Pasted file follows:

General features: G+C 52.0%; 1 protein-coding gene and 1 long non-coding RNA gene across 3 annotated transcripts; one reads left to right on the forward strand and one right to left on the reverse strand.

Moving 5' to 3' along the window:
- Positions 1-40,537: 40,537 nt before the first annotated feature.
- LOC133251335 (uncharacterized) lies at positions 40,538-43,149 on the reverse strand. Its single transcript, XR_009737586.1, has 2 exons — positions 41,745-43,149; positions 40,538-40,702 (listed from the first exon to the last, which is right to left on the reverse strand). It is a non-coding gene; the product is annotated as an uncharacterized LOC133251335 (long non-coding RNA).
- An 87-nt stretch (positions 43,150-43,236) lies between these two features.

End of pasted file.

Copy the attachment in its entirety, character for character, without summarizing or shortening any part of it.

General features: G+C 52.0%; 1 protein-coding gene and 1 long non-coding RNA gene across 3 annotated transcripts; one reads left to right on the forward strand and one right to left on the reverse strand.

Moving 5' to 3' along the window:
- Positions 1-40,537: 40,537 nt before the first annotated feature.
- LOC133251335 (uncharacterized) lies at positions 40,538-43,149 on the reverse strand. Its single transcript, XR_009737586.1, has 2 exons — positions 41,745-43,149; positions 40,538-40,702 (listed from the first exon to the last, which is right to left on the reverse strand). It is a non-coding gene; the product is annotated as an uncharacterized LOC133251335 (long non-coding RNA).
- An 87-nt stretch (positions 43,150-43,236) lies between these two features.